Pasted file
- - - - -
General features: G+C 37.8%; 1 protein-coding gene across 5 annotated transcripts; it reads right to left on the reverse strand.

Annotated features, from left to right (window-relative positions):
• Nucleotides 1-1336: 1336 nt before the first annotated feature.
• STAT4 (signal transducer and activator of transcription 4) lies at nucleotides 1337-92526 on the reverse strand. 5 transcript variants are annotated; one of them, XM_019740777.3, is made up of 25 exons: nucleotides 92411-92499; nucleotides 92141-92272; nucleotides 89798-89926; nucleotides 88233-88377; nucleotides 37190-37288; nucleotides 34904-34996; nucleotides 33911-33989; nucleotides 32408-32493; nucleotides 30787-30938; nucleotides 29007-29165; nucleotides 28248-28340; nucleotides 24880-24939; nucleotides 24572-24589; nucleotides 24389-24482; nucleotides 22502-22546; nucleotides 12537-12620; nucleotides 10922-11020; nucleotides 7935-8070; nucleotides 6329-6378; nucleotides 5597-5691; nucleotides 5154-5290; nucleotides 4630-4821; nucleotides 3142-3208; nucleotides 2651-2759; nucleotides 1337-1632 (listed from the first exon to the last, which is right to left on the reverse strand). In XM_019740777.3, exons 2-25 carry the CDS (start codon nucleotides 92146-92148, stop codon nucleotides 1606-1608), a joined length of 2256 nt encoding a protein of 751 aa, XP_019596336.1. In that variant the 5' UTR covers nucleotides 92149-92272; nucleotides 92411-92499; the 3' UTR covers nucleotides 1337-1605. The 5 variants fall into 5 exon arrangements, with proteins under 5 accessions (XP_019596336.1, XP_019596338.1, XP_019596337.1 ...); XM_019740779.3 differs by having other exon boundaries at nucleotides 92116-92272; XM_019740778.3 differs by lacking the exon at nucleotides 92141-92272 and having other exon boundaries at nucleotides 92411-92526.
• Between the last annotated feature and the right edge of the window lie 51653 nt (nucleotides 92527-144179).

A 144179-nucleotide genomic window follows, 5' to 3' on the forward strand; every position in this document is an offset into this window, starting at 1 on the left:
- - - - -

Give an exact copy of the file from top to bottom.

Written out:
General features: G+C 37.8%; 1 protein-coding gene across 5 annotated transcripts; it reads right to left on the reverse strand.

Annotated features, from left to right (window-relative positions):
• Nucleotides 1-1336: 1336 nt before the first annotated feature.
• STAT4 (signal transducer and activator of transcription 4) lies at nucleotides 1337-92526 on the reverse strand. 5 transcript variants are annotated; one of them, XM_019740777.3, is made up of 25 exons: nucleotides 92411-92499; nucleotides 92141-92272; nucleotides 89798-89926; nucleotides 88233-88377; nucleotides 37190-37288; nucleotides 34904-34996; nucleotides 33911-33989; nucleotides 32408-32493; nucleotides 30787-30938; nucleotides 29007-29165; nucleotides 28248-28340; nucleotides 24880-24939; nucleotides 24572-24589; nucleotides 24389-24482; nucleotides 22502-22546; nucleotides 12537-12620; nucleotides 10922-11020; nucleotides 7935-8070; nucleotides 6329-6378; nucleotides 5597-5691; nucleotides 5154-5290; nucleotides 4630-4821; nucleotides 3142-3208; nucleotides 2651-2759; nucleotides 1337-1632 (listed from the first exon to the last, which is right to left on the reverse strand). In XM_019740777.3, exons 2-25 carry the CDS (start codon nucleotides 92146-92148, stop codon nucleotides 1606-1608), a joined length of 2256 nt encoding a protein of 751 aa, XP_019596336.1. In that variant the 5' UTR covers nucleotides 92149-92272; nucleotides 92411-92499; the 3' UTR covers nucleotides 1337-1605. The 5 variants fall into 5 exon arrangements, with proteins under 5 accessions (XP_019596336.1, XP_019596338.1, XP_019596337.1 ...); XM_019740779.3 differs by having other exon boundaries at nucleotides 92116-92272; XM_019740778.3 differs by lacking the exon at nucleotides 92141-92272 and having other exon boundaries at nucleotides 92411-92526.
• Between the last annotated feature and the right edge of the window lie 51653 nt (nucleotides 92527-144179).

A 144179-nucleotide genomic window follows, 5' to 3' on the forward strand; every position in this document is an offset into this window, starting at 1 on the left: